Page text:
I just wrote a post for my Routines for Writers blog called “Hard Times.” I mentioned some of the things that have been stressing me out lately and that have kept me from writing much. It's hard to feel good about yourself as a writer if you're not actually writing.
But it's important to remember that “hard” times aren't the same as “bad” times. Life is cyclical and there are always situations that are more difficult than others. I told John today that I can handle all of our stressful situations one at a time. It's having to go through all of them at the same time that drains me of strength and motivation.
One thing I've learned over time is that gratitude is bad attitude prevention. This morning, for instance, I was so darned grateful for a good night's sleep that I woke up happy! The birds sounded beautiful instead of like a too-early alarm. When I'm stressing about how to get from “stop” to “go” on a hill at a traffic light driving a stick shift for the first time in years, I remember how incredibly grateful I am for this car – a gift from amazing friends of ours!
When I stop and thank God for all the needs he's provided for us, I get a lot more hopeful about the future. We have a great apartment, in a beautiful area, and it was the second cheapest one we found! We have had so many friends loan us cars since we got back in the States, and now we've been given a car! When one car broke down, it was the day the movers came so we only had to unpack a little to find clothes and other necessities to make it through! A new co-worker shuttled John to and from work, and I could walk to a grocery store!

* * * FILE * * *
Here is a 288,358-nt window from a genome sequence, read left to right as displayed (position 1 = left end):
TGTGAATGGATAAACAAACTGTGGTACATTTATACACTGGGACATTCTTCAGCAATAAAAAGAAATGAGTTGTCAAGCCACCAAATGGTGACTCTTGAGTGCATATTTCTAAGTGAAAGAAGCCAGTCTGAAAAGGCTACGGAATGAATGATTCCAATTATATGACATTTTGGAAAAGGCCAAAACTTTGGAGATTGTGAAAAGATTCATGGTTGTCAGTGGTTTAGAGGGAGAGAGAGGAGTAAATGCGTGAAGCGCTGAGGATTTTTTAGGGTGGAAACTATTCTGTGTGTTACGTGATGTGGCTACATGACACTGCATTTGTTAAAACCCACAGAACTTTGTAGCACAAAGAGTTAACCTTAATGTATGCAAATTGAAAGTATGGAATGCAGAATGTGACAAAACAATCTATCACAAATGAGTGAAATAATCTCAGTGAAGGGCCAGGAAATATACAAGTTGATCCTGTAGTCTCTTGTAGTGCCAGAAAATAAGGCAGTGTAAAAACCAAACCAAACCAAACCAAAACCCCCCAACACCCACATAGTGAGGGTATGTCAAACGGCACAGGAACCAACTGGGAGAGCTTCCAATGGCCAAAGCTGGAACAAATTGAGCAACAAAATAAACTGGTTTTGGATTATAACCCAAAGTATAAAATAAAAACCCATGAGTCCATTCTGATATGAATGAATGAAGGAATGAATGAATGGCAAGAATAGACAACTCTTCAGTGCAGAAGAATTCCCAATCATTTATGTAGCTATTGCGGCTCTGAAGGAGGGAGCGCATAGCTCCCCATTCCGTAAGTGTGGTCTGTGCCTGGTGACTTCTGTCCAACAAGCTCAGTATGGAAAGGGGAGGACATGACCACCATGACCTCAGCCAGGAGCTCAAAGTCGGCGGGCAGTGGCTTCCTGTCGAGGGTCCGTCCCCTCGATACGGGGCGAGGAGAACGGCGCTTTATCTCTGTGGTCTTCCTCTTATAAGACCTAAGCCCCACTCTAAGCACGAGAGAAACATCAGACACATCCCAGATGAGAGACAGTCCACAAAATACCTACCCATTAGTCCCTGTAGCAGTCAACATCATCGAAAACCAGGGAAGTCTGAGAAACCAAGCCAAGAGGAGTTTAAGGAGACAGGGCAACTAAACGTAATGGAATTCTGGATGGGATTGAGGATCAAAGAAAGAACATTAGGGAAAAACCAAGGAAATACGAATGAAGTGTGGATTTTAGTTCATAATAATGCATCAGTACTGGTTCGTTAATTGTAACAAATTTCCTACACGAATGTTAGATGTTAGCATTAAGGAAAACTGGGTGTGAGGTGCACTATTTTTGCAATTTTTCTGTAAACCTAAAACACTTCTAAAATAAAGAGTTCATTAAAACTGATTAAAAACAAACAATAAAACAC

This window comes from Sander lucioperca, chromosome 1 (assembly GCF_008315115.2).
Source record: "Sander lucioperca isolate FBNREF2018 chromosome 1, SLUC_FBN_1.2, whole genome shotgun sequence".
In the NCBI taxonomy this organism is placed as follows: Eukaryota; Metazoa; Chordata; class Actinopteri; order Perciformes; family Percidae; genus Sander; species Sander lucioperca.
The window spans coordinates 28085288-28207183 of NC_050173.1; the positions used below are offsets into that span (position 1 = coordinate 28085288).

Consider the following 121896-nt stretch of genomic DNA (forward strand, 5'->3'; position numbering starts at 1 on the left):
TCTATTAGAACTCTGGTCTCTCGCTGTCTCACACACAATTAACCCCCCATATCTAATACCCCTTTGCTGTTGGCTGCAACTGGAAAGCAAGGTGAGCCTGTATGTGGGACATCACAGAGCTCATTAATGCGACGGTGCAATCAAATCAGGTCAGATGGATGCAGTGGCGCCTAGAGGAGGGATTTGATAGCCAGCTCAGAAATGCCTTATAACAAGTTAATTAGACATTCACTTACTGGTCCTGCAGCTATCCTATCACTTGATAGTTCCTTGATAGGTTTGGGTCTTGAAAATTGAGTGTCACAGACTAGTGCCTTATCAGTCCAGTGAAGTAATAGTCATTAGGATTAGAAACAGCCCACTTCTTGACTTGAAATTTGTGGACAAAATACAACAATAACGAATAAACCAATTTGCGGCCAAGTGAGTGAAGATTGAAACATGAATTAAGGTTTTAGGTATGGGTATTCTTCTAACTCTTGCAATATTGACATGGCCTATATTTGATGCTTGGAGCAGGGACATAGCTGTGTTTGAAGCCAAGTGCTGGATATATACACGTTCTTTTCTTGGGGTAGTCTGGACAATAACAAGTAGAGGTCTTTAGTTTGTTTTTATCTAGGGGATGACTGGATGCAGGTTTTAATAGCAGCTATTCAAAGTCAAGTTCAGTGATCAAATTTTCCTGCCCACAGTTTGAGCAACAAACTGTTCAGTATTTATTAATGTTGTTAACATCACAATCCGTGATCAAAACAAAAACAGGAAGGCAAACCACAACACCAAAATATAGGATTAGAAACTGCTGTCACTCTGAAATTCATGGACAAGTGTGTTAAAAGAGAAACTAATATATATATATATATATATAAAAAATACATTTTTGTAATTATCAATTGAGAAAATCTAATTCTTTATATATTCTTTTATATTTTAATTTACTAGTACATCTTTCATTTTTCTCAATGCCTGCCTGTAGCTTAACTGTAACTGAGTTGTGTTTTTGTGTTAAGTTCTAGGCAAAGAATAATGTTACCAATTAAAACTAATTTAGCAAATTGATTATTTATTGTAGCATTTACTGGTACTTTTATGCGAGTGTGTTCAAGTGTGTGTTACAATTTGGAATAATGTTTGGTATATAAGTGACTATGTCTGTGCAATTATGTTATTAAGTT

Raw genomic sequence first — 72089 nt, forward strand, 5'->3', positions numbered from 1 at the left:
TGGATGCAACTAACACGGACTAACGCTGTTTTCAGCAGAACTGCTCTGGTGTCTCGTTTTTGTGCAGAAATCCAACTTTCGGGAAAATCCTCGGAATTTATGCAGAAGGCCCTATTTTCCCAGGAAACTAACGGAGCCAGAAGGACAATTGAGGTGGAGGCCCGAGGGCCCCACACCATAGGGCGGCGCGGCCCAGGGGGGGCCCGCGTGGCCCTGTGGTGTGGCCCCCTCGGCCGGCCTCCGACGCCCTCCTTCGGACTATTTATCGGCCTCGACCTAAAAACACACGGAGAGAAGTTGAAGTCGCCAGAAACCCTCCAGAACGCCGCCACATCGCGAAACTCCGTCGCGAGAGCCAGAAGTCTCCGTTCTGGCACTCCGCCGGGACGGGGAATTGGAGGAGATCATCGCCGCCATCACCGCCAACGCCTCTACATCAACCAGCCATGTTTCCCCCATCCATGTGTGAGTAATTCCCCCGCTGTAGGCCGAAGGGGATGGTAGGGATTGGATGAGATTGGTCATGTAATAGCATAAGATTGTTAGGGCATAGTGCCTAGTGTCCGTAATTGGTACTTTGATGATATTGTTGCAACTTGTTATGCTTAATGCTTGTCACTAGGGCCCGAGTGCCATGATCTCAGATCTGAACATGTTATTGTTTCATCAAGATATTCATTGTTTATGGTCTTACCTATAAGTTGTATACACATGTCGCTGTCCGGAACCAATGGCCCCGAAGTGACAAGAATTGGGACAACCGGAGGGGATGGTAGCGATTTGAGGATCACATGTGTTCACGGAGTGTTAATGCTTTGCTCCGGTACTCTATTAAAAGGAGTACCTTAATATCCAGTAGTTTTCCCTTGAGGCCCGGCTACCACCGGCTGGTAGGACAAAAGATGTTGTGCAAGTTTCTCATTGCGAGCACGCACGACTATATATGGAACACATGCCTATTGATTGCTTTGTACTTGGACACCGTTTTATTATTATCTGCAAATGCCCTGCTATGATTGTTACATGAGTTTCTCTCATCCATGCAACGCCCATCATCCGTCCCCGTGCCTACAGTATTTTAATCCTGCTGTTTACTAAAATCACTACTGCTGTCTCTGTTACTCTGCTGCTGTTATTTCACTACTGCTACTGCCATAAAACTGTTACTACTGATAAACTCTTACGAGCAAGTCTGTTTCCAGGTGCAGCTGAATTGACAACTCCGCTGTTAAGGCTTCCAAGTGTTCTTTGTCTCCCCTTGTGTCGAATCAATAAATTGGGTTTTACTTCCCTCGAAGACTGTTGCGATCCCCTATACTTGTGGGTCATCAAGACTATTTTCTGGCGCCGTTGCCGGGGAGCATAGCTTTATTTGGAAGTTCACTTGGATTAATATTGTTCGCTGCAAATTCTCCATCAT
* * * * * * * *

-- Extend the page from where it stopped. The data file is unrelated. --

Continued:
Yes, the exclamation points are on purpose. If we don't keep track of what's going right in our lives, we risk getting overwhelmed by what is going wrong. Hard isn't the same as bad. Look at the paragraph above again. Hard times, but nothing bad.
I wish I knew whether this comes through in my writing. It's important. I'm passionate about seeing the good side of things, of looking for – and finding – the blessings in life. My sister helps handicapped kids find mobility and self-worth. I write “silly romantic novels.” It's hard not to compare. Sometimes I think if I believed, really believed, I were making as big – though different – a contribution to individual lives and the greater good, I would be so motivated to work hard that I'd be putting out two to three books a year.
It's not bad to not fully believe in yourself and your work, but it is hard. However, I absolutely, positively believe that God has a perfect design planned out where each of us plays a critical part. Which part are you? A gear, a wheel, a spoke, a washer? I think I'm a bolt, one of many. I help hold things together, bring other parts together, give added strength to a process. I can see it when I'm talking to people, hanging out, emailing. It's a lot harder to see in your work. I guess that's where hope and faith come in.
And that's not a bad thing.